meristem

(redirected from apical meristem)
Also found in: Dictionary, Medical, Encyclopedia, Wikipedia.
Related to apical meristem: intercalary meristem, Root Apical Meristem, Shoot apical meristem
  • noun

Words related to meristem

undifferentiated tissue from which new cells are formed, as at the tip of a stem or root

Related Words

References in periodicals archive ?
perpendicular to the apical surface), as opposed to periclinal and oblique divisions, in a single plane within the single-celled or pluricellular apical meristem and prolonged meristematic activity by its derivatives (von Aderkas and Cutter, 1983).
Because we clipped aspens on the main stem, a loss of apical meristem dominance may help explain the compensatory response we observed.
The apical meristem or bud of an axis is thus characterized by the PA of the growth unit that it may produce and a metamer is characterized by its PA i (which is the PA of the growth unit that it belongs to).
It was to test the influence of the varying GMF on changes of cell structure of apical meristems that these cytology experiments were conducted.
Notice how a revision that changes the passive to an active construction also shifts the emphasis to apical meristem: "The removal of the apical meristem stimulated the formation of tubercles.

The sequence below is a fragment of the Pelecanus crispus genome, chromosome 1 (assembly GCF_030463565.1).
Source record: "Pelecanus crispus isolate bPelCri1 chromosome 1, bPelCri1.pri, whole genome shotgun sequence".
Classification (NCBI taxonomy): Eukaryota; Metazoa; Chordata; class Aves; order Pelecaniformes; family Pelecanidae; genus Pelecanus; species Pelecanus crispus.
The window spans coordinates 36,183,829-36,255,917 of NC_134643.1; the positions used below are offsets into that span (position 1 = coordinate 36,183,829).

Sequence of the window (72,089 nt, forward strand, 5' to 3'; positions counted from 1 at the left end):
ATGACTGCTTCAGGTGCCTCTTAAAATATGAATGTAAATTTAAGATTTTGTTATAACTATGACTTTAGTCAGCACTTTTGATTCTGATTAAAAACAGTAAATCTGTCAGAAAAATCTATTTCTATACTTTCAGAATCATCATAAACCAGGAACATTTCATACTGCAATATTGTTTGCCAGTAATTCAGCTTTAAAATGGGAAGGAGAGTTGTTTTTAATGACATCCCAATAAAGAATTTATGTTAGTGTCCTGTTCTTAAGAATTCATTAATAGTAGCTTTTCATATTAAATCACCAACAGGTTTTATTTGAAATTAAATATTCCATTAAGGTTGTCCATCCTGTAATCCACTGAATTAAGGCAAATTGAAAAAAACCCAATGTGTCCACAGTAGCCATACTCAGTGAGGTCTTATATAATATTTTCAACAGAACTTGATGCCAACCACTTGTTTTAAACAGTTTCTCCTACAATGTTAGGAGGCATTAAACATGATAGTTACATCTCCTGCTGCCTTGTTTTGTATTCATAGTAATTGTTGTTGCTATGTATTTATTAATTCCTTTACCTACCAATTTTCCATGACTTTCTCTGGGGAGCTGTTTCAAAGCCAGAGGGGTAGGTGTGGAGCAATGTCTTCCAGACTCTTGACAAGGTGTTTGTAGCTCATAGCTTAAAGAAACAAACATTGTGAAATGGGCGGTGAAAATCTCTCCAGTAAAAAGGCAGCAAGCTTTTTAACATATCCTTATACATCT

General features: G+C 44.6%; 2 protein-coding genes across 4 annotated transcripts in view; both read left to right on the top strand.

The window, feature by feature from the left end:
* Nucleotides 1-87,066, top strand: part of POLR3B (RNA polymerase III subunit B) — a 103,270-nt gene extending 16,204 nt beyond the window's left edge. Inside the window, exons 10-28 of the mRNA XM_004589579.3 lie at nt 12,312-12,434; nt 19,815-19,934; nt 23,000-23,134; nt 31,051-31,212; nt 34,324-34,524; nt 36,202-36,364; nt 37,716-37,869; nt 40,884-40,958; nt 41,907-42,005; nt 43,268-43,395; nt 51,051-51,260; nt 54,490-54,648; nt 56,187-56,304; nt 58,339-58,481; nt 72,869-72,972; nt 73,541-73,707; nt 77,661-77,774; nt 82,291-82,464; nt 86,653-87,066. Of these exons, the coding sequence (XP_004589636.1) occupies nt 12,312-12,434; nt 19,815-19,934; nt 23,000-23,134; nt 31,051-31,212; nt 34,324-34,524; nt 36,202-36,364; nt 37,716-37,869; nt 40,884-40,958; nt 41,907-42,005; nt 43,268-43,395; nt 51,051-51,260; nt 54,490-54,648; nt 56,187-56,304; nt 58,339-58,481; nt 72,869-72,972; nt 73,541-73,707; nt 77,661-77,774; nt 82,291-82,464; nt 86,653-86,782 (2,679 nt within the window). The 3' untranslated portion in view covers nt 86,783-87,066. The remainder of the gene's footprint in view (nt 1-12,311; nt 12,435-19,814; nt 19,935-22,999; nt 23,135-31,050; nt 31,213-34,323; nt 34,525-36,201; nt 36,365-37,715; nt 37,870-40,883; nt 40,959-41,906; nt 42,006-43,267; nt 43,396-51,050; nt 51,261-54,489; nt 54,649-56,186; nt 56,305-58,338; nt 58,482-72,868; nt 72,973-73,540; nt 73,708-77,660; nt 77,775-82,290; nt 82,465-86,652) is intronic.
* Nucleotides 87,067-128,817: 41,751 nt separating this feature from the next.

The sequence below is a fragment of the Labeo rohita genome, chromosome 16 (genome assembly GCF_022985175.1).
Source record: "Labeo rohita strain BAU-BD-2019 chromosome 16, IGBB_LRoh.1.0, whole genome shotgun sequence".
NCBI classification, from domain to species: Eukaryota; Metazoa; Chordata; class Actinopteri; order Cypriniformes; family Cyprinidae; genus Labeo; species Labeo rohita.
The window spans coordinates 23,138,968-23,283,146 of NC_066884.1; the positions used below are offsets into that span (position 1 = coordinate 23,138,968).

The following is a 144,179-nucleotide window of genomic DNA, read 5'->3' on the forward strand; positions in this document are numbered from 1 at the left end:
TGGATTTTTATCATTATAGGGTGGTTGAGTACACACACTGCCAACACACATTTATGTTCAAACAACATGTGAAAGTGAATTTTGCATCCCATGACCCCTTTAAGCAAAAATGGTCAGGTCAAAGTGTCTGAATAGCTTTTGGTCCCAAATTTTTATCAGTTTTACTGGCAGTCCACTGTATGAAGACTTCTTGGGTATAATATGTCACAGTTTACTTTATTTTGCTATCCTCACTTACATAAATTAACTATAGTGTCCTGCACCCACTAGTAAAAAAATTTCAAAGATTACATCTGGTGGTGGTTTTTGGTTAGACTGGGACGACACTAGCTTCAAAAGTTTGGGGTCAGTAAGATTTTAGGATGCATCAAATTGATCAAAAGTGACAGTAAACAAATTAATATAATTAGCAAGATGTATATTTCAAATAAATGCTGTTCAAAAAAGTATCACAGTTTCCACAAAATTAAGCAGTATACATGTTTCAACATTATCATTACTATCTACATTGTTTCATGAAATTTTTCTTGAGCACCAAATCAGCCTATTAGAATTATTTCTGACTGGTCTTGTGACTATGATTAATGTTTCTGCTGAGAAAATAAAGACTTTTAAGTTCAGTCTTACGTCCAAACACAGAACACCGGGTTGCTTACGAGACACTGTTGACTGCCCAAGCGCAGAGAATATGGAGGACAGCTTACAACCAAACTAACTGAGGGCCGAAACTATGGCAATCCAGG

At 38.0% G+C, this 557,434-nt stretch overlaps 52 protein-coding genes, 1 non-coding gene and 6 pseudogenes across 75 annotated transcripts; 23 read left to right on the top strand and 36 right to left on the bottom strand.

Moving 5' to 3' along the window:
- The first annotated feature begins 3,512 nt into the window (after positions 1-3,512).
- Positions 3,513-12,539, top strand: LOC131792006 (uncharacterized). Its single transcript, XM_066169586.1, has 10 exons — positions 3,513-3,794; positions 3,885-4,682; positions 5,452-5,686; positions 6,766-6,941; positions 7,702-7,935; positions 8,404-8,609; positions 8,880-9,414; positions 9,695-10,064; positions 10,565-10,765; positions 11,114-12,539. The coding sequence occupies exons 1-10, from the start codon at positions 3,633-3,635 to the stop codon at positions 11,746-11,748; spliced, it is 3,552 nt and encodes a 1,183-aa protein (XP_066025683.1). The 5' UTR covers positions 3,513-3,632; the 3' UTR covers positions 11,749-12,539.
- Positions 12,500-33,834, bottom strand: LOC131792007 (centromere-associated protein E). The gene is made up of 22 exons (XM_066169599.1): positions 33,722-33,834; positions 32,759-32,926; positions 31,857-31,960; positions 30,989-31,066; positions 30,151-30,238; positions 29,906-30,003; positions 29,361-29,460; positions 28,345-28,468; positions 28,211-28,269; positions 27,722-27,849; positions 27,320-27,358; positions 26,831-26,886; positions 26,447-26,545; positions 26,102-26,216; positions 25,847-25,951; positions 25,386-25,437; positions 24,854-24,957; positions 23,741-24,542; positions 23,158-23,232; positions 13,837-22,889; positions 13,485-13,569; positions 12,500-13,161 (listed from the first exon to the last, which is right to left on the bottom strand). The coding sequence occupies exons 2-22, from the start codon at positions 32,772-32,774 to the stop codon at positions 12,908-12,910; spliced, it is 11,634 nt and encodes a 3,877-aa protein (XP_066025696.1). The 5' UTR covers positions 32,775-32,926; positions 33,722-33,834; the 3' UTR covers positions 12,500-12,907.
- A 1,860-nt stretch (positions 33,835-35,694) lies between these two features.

Foliage leaves develop in spiral arrangement in a rapid series of 5-6 plastochrones before the apical meristem of the short shoot becomes reproductive (Figs.
Around 15 days after germination, these spatulate gametophytes organized an apical meristem by longitudinal divisions in the apex (Fig.
Production of axillary buds in apical plagiotropic shoot is better than sub apical and thicker parts of plagiotropic stems due to high regeneration rate in apical meristem.
In Arthromeris himalayensis the establishment of an apical meristem was much delayed and the prothalli usually developed hairs on the margin and surfaces.
adusta nymph was found in a burrow in the apical meristem in each of the second and last experiments (Figs.
During germination the stem axis below the apical meristem does not elongate and therefore there is no epicotyl as stated by Rao (1971).
During the vegetative phase, the apical meristem of each of these axes generates leaves and shoots and, following floral induction, the terminal inflorescence (tin).
The infestation initially attacked the apical meristem region of newly transplanted papaya, but was later observed in aggregated clusters on most of the younger leaves, on or near leaf veins, with more than twice as many specimens on underside as upperside of leaves.
Epicotyl Axis of the embryonic plant above the cotyledon, terminating in the apical meristem, sometimes bearing scale leaves.